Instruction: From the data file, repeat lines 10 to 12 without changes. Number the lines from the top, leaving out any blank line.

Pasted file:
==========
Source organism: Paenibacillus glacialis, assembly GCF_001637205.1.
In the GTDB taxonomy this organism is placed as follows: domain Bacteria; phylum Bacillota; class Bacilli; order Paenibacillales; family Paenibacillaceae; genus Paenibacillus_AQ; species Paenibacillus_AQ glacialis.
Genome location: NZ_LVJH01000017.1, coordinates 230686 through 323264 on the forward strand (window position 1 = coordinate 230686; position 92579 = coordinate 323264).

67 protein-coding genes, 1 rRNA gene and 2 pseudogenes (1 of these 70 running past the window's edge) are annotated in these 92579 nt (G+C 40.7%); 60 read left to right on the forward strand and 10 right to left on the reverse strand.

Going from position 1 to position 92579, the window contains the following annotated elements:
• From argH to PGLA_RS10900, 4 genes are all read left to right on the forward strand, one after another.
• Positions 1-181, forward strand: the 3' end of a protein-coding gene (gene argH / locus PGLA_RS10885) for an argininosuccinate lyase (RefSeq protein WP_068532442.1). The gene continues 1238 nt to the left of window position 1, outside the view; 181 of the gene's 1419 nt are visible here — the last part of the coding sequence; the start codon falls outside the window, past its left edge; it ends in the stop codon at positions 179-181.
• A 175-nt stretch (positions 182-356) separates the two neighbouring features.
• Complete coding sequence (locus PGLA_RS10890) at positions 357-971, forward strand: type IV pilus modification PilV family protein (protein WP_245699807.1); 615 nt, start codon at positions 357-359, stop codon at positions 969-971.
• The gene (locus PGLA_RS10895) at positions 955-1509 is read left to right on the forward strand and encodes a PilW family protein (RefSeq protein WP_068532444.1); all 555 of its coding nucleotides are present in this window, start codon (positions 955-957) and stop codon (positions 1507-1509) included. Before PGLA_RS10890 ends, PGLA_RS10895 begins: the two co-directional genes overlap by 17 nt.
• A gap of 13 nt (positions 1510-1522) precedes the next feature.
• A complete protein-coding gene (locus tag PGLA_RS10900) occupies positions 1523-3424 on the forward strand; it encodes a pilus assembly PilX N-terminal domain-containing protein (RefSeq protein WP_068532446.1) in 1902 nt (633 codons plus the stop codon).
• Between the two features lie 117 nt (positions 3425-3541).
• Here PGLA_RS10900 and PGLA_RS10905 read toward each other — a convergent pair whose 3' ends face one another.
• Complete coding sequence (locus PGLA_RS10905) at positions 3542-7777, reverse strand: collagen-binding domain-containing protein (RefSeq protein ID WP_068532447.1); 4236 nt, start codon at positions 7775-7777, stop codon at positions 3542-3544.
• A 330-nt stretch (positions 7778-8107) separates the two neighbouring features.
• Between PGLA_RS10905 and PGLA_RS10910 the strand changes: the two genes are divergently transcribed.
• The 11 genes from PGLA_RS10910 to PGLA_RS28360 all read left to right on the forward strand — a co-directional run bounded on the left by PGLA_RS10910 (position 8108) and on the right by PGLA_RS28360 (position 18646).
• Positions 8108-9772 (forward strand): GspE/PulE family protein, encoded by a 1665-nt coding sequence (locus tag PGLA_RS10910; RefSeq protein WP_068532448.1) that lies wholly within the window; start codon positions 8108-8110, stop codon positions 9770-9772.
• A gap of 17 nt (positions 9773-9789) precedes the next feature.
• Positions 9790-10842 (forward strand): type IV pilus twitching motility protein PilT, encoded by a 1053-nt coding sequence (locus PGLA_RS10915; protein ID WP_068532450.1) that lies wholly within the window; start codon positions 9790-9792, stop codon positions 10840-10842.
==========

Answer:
• The gene (locus PGLA_RS10895) at positions 955-1509 is read left to right on the forward strand and encodes a PilW family protein (RefSeq protein WP_068532444.1); all 555 of its coding nucleotides are present in this window, start codon (positions 955-957) and stop codon (positions 1507-1509) included. Before PGLA_RS10890 ends, PGLA_RS10895 begins: the two co-directional genes overlap by 17 nt.
• A gap of 13 nt (positions 1510-1522) precedes the next feature.
• A complete protein-coding gene (locus tag PGLA_RS10900) occupies positions 1523-3424 on the forward strand; it encodes a pilus assembly PilX N-terminal domain-containing protein (RefSeq protein WP_068532446.1) in 1902 nt (633 codons plus the stop codon).